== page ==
We Have An Increasing Need For Scholasticism To The Glory of God

Daniel Olushola
Daniel Olushola

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I have always been fascinated by the scholastic lifestyles of the medieval reformers and the 16th century puritans.

What strongly bonds me to their existential era is not just the imagery of the curly beards hanging freely under their cheerful faces, but the beauty with which their feathery pens dance aesthetically on their scrolls under the weight of darkness; scribbling spiritual manuals.

Their giftedness in understanding, composing and explicating theological realities, shrewdness in expounding scripture and their willingness to promote the study of theology among farmers, shepherds, traders, blacksmith and elite government officials gives me emotional thrills.

I have a feeling that you also have deep respect, love and admiration for these spiritual sages.

Scholastic effort presenting itself as modern education is not the invention of novel men. The Christian worldview structures and towers rightly upon the sweat of our medieval scholars and thinkers who were mainly reformers and puritans.

In fact, the secularist worldview that has today consumed our universities and colleges patterns its perversion off the Godly efforts of Luther, Melanchthon, Zwingli, Bucer, Calvin, Knox and the Puritans.

The descent of Christian Scholasticism (or academics, if you are not used to heavy words) is gaining downward momentum especially due to the intolerance our culture has for anything which claims exclusivity of truth.

This was the same reason Luther wrote the Christian noblemen of Germany that he “greatly fears that universities, unless they teach the Holy Scriptures diligently and impress them on young students, are wide gates to hell.”

The laser focus of the puritan/reformation education was directed at the salvation of mankind, a vision which has been lost within Christian circles, today.

As young men, we are in a season in which we must work hard to retrieve the mindset of historical education, as designed by the Puritans and reformers, or we risk losing young, powerful and intelligent minds to the lures of secularism.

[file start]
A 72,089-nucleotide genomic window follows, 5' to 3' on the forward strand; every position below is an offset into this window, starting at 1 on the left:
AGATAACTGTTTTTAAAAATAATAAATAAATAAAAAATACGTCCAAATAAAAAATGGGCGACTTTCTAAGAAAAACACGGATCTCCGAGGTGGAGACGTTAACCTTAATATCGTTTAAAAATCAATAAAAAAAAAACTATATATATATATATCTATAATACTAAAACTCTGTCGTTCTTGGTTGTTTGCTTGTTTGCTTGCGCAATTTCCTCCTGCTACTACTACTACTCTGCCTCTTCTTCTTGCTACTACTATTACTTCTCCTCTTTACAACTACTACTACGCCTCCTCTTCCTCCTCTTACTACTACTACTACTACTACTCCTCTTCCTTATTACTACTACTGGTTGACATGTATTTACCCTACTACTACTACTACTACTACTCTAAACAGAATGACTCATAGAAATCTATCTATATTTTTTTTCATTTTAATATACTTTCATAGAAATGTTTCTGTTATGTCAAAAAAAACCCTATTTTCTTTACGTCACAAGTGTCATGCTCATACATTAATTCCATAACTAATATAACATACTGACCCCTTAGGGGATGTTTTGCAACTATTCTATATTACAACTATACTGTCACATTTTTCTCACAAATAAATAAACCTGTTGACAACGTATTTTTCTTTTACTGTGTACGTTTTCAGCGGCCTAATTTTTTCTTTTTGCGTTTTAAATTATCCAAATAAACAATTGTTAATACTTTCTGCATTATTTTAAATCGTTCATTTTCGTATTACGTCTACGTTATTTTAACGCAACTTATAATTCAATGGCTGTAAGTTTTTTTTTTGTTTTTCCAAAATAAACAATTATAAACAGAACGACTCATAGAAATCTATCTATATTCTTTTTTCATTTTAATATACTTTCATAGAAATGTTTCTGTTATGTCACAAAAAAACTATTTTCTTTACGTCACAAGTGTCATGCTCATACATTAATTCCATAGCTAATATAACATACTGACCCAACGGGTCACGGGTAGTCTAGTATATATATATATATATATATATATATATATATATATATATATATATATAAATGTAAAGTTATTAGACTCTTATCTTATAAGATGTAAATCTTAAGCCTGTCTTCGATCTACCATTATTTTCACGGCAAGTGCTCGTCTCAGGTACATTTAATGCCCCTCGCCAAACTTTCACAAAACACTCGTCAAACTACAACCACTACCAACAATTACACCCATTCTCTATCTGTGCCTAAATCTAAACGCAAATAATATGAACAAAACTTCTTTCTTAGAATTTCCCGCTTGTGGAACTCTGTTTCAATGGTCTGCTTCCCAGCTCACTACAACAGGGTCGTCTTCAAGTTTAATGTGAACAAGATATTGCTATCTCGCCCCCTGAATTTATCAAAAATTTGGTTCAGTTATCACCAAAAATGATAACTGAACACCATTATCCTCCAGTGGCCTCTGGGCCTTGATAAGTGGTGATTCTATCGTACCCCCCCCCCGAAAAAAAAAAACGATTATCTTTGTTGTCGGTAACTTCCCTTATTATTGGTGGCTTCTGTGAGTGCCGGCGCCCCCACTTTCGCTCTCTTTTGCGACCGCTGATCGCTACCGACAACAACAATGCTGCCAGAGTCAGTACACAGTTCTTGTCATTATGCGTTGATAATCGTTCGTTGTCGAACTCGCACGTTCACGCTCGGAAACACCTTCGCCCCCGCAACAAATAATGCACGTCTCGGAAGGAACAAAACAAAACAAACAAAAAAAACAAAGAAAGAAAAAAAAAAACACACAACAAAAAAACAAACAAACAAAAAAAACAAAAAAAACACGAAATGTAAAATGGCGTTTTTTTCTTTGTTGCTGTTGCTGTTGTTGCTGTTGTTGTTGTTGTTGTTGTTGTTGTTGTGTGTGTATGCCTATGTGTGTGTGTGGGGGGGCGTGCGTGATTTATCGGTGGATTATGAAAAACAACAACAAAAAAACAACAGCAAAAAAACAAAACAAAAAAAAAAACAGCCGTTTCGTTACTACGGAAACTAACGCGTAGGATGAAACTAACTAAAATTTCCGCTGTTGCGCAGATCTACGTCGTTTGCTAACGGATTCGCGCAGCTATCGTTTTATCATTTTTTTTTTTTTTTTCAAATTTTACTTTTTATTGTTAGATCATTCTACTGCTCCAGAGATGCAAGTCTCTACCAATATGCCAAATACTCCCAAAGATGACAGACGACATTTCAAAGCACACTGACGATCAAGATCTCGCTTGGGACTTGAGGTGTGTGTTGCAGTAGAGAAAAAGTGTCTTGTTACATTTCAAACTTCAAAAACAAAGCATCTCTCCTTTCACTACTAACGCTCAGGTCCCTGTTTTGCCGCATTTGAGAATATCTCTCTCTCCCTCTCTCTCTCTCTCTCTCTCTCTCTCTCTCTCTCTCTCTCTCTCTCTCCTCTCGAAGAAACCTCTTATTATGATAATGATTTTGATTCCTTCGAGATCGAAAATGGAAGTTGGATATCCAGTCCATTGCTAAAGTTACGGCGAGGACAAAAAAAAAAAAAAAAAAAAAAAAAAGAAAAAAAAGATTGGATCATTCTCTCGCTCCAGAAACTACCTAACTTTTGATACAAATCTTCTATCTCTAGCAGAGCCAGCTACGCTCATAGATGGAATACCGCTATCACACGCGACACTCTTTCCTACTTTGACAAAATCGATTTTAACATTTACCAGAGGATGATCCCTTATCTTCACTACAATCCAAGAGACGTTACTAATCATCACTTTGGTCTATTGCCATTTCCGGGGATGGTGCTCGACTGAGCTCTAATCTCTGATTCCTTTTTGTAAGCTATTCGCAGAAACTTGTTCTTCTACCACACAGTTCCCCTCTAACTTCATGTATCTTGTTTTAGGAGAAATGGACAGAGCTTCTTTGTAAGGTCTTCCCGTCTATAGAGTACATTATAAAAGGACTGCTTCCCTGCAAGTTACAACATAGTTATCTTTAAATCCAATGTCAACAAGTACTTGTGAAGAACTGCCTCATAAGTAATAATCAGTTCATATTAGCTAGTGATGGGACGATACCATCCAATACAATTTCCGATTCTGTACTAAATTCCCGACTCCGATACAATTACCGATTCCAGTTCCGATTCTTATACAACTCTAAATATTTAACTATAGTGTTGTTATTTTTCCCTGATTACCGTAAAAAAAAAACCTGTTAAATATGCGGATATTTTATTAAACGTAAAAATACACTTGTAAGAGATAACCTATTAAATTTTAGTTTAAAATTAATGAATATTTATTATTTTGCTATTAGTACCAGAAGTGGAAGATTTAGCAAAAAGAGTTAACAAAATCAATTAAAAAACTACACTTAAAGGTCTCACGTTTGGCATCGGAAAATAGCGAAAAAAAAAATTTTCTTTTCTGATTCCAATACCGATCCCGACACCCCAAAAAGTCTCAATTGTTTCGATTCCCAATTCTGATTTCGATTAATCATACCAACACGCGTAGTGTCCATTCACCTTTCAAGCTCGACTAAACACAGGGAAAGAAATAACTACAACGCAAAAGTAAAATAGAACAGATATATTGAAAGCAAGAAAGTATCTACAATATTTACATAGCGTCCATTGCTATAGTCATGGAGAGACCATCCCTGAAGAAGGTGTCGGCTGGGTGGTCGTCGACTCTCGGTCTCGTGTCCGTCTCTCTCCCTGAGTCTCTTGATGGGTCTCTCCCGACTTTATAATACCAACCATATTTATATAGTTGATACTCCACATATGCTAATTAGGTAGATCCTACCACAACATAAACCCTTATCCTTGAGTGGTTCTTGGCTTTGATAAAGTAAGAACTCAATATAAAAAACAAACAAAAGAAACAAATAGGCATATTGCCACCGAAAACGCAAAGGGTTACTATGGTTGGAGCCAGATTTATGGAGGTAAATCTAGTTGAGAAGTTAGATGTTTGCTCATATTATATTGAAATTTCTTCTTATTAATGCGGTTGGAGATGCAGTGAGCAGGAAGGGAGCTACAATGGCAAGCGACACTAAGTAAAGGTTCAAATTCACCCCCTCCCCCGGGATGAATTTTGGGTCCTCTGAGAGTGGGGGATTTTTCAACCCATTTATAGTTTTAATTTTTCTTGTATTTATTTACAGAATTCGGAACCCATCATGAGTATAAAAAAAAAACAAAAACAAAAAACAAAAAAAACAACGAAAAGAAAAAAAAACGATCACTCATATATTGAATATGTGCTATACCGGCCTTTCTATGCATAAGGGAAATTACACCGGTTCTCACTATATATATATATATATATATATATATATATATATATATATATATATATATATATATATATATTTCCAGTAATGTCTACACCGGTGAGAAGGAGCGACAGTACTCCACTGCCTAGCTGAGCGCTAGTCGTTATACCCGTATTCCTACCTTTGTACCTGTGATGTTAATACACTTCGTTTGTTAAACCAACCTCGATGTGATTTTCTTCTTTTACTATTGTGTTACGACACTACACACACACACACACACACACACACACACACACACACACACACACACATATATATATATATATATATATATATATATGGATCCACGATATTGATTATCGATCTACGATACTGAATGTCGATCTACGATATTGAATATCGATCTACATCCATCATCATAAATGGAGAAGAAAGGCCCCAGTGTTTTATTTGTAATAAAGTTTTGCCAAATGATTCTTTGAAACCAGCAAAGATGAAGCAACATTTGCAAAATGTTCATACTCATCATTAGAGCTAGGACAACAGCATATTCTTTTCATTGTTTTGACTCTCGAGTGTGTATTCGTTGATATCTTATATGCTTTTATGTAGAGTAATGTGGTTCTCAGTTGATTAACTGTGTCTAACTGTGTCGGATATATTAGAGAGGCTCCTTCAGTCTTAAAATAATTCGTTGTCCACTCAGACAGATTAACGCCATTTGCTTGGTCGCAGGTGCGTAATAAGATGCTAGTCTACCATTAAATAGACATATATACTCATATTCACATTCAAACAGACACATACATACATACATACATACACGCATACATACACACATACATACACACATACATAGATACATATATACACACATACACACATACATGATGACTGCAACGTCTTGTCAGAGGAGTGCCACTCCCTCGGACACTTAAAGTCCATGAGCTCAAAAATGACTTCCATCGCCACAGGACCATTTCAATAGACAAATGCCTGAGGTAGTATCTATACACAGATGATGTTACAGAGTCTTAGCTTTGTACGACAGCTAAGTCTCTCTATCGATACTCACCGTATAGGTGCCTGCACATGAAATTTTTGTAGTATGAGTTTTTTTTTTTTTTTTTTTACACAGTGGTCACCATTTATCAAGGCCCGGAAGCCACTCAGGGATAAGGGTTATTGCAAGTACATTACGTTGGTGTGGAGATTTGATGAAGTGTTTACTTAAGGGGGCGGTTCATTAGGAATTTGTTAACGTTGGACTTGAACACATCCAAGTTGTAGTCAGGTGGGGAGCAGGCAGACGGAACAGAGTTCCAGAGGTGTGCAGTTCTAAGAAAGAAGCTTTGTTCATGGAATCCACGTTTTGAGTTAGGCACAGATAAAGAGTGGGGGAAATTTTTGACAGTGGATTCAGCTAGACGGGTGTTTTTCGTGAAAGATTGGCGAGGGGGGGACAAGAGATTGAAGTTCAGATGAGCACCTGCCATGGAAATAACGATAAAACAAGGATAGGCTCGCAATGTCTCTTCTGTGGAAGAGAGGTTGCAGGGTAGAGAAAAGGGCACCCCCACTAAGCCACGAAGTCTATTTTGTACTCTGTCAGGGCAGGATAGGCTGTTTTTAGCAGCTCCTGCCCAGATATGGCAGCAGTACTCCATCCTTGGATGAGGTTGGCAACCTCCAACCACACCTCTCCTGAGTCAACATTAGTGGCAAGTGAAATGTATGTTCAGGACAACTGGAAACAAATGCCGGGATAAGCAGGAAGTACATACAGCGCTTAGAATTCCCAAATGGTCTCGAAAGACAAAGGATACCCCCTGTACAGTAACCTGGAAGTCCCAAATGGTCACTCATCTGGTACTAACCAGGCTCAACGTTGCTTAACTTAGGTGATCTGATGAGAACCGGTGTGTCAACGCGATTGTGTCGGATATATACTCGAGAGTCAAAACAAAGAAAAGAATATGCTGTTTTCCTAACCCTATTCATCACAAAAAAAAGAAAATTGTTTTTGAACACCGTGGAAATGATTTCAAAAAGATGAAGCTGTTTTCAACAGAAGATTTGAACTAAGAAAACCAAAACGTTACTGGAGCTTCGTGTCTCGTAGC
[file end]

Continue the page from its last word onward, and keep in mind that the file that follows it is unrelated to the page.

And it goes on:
The urgency to keep Christian scholasticism in our universities and colleges prompted Richard Baxter to say:

“Ánd, therefore, I shall presume to tell you, by the way that it is a grand error and of dangerous consequence in (Christian) academics, that they study the creature before the Redeemer, and set themselves to physics, and metaphysics, and mathematics, before they set themselves to theology; whereas, no man that hath not the vitals of Theology, is capable of going beyond a fool in philosophy. Theology must lay the foundation, and lead the way of other studies.” – Richard Baxter

A Focus Of Puritan And Reformation Education

The puritans and reformers took a holistic approach in their scholastic efforts with a sharp focus on theology. A dive into their works will reveal how they weaved theology, logic, astronomy and other relevant subjects to communicate and explore the riches of life as bestowed on them by God.

They had a deep knowledge of special revelation as revealed in scripture and an awareness of natural revelation as they interacted with nature.

We need to recover and reinstate this lost treasure in our colleges and universities as it will help direct young men and women into focusing on the main essence of life; knowing God, glorifying Him and enjoying him forever!

We must revive:

  1. Theology: The art of living well.
  2. Logic: The art of discoursing well.
  3. Grammar: The art of speaking and writing well.
  4. Rhetoric: The art of speaking and writing ornately.
  5. Math: The art of quantifying well.
  6. Physics/Astronomy/Sciences: The art of analyzing nature well.

We must revive the passion for classical, medieval, theological scholarship.

We all must bear this responsibility as a community of young believers.

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